In an attempt to get me to California again after I told Jon that our next trip would not be in Cali, he signed up to run his first ever full marathon on December 8th. The California International Marathon. In California. But with those sweet puppy dog eyes and his desire to do the run where the weather was warmer, and where he lived for a few years, how could I say no? Yes, I’m a sucker…
So off we went. As is usual on our road trips, we headed out directly after work the first evening to get a jump on the drive. The first night’s drive was to Eugene, and there was a risk of snow. Luckily, it held off, and we spent the night in Eugene under cloudy, 17 degree skies. We got up early – before 6!, after arriving just before midnight and getting only about 5 hours sleep. Next up, the drive from Eugene to Sacramento. We got on the road just after 7 – after scraping all the windows and spending several minutes warming up the car. The Siskyous awaited. Of mountain passes, the Siskyous can be treacherous in snow, with the highest elevation at 4610 feet! Fortunately, we passed through bare and mostly dry roads, with only a light dusting of snow on the ground at the edge of the road. We heard that Eugene got 7 inches of snow later that day – so we certainly lucked out…
Not much snow on Mount Shasta, December 5, 2013
The rest of the drive was uneventful, with us enjoying a few of the vantage points along the way, and a quick stop for a lunch at Subway. Then we made our way to just outside of Willows, California. Willows is home to the Sacramento National Wildlife Refuge. I had read about it on the internet, and saw that December and January are the peak season for the refuge, when it has the highest numbers of migrating birds for the winter. Jon wasn’t as excited about the refuge, mostly because it is about 75 miles north of Sacramento, and he was envisioning driving all the way back to the refuge after we had already arrived in Sacramento. When I told him we could stop on the way down (assuming the drive didn’t take too long), he checked out their website and got a bit more intrigued.
For a little history, the area where the Sacramento National Wildlife Refuge sits was once known as the Colusa Plains, a windswept plain with short grasses and shrubs. However, much of the area in Sacramento and immediately surrounding it was a wetland delta. It would flood in the winter, and dry out in the summer. That makes for extremely fertile soil, with all the nutrients which are deposited there during the seasonal floods. Before the turn of the last century, settlers began damming the creeks and rivers to prevent the delta from flooding. By the 1930s, the landscape had been dramatically altered.
Red Tailed Hawk Checking Us Out
The Emergency Conservation Fund Act of 1933 was tasked with providing habitat and breeding areas for migratory birds, because so much of the original wetland areas had been lost to agriculture. Bring in the Civilian Conservation Corps during the Great Depression, who set to work creating this area of now federally protected land, using bulldozers and shovels to artificially create a delta. The flooding is mechanically induced each season, with a series of pipes and valves releasing water from the river into the delta.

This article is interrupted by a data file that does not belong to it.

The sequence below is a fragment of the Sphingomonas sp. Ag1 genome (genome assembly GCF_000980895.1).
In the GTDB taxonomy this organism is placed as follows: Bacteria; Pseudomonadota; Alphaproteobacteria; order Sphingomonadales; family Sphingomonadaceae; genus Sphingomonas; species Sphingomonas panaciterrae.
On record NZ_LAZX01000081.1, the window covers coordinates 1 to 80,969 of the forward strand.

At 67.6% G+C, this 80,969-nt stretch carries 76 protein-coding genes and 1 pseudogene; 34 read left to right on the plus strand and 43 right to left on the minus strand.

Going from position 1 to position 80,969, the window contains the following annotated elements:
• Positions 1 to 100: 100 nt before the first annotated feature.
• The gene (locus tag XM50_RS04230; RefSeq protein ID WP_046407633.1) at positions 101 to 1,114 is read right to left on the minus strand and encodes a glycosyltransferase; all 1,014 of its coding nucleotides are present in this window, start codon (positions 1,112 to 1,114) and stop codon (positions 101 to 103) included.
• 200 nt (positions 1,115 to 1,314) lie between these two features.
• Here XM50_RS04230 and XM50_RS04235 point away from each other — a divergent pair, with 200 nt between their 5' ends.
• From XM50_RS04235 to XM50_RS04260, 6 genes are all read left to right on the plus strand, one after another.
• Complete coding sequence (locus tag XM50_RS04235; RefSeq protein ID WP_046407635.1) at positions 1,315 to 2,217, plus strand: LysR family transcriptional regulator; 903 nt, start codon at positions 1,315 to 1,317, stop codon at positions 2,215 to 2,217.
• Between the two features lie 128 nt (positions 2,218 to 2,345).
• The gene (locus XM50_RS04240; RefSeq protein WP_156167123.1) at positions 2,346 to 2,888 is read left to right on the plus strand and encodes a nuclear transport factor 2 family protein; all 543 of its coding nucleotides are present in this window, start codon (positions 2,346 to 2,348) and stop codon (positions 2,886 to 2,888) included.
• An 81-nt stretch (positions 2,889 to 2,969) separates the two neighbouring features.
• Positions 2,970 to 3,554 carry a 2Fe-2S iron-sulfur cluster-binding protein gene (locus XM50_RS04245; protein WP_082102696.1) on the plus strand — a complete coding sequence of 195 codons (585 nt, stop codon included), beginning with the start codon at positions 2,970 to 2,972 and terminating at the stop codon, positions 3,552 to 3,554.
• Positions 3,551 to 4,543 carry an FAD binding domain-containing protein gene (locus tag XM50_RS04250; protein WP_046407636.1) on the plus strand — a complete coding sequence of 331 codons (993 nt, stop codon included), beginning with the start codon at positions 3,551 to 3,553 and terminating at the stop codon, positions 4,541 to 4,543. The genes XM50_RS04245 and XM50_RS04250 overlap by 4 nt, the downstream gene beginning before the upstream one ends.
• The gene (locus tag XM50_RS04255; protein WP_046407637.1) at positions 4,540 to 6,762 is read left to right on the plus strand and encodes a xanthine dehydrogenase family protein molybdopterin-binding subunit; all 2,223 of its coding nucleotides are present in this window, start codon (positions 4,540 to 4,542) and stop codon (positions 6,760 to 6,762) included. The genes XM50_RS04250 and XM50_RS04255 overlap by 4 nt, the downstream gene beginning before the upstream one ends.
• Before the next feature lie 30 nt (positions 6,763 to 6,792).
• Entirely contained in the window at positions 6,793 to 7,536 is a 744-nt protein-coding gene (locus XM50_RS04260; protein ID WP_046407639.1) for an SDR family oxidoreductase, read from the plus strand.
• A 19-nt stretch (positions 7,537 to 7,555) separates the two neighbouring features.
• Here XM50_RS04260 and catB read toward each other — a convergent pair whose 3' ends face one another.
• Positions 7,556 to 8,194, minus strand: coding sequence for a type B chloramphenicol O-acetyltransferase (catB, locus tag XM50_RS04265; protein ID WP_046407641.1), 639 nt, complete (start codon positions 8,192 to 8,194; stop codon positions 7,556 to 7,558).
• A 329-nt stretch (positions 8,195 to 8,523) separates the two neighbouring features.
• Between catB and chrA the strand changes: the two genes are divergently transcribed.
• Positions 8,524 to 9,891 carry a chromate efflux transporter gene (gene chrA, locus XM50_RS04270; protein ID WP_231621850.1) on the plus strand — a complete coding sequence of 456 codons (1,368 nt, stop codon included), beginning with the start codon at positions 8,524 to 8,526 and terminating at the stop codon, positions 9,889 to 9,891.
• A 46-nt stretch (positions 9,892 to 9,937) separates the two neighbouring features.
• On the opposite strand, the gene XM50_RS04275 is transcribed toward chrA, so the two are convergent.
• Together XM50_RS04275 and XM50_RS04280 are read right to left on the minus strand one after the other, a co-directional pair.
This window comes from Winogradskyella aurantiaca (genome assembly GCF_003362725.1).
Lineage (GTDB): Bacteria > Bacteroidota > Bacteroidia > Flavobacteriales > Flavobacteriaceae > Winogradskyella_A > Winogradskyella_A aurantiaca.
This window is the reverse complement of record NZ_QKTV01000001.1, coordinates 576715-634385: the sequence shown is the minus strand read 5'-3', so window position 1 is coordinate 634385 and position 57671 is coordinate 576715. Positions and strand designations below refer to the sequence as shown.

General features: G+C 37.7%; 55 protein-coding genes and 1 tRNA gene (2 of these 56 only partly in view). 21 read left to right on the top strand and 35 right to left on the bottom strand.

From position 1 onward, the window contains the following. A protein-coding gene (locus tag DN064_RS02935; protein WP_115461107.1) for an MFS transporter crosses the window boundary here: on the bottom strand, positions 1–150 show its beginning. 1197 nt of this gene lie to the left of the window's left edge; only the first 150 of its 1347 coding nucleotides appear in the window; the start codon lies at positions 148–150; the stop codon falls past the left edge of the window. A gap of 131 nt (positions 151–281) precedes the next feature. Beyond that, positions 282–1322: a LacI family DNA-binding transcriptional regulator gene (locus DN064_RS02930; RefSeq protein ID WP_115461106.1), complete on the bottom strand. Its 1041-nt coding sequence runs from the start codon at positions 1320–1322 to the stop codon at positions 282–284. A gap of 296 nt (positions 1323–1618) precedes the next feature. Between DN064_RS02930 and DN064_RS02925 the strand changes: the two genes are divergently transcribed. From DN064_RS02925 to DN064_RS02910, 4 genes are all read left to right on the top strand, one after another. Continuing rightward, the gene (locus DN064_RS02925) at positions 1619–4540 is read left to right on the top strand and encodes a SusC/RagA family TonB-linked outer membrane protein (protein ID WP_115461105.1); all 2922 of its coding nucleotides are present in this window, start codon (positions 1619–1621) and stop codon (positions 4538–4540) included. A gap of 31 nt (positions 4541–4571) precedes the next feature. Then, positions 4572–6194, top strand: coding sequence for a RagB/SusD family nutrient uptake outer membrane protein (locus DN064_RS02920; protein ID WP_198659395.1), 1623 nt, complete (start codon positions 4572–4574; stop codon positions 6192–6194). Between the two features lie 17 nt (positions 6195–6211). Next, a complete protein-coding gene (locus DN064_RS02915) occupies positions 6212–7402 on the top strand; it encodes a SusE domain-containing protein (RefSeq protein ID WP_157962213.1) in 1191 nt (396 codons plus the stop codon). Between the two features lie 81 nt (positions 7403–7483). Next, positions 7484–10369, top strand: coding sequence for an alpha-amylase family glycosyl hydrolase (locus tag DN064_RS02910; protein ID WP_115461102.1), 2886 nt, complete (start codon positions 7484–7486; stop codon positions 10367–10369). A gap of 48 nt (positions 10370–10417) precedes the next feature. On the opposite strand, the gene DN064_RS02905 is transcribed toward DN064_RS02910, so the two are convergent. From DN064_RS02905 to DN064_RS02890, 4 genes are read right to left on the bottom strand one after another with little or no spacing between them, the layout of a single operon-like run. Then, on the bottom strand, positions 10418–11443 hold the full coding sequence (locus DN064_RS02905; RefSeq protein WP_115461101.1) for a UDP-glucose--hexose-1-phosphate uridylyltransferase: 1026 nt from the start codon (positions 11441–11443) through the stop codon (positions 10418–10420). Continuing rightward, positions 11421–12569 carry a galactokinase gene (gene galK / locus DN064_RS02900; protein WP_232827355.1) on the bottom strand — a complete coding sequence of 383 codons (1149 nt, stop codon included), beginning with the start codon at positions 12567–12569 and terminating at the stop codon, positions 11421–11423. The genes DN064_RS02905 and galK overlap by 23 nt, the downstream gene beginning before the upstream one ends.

Ring Necked Pheasant – Out for an afternoon stroll
The Sacramento National Wildlife Refuge is part of a complex of five different refuges, and three Wildlife Management Areas that are administered together by the U.S. Department of Fish and Wildlife. Admission is $6 to the refuge for the day, or an annual pass is a steal at $12 – the other refuges in the complex have no admission fees.
Butts Up Everybody!
The birds don’t care whether the flooding is natural or man-made. They have flocked back to the area over the years, with MILLIONS of ducks and geese, songbirds and hawks overwintering here. There is a 2 mile walking tour, where the birds were not hanging out the day of our visit; but we did see muskrats (or otters, not sure which), some mallards, deer, and Jon saw a jackrabbit. There is also a 6 mile driving tour, which you can do at your own pace. The day we were there, there were only three other cars, so we mostly felt that we were entirely alone. They will even loan you binoculars at the visitor’s center (we brought our own).
Red Winged Blackbird
In a word, we were awestruck – the sheer numbers of birds on the marsh, feeding, sleeping, preening and occasionally taking flight, was spectacular. We saw hawks watching birds, and even saw a hawk with a kill (he was a bit too far away to see what he had though). We saw great egrets hunting, deer wading in the water for better feeding grounds, and we even saw two ring necked pheasants. This is easily a few of the best hours I have spent in my life.
Getting in a Scratch While Crossing the Delta
We watched one of the most beautiful sunsets I have ever seen, and then continued on our way to Sacramento. And almost a month later, Jon is still saying this is one of the best experiences he has ever had, so if you can, GO.
The Sunset at the Refuge was Fantastic
Farewell from the Sacramento National Wildlife Refuge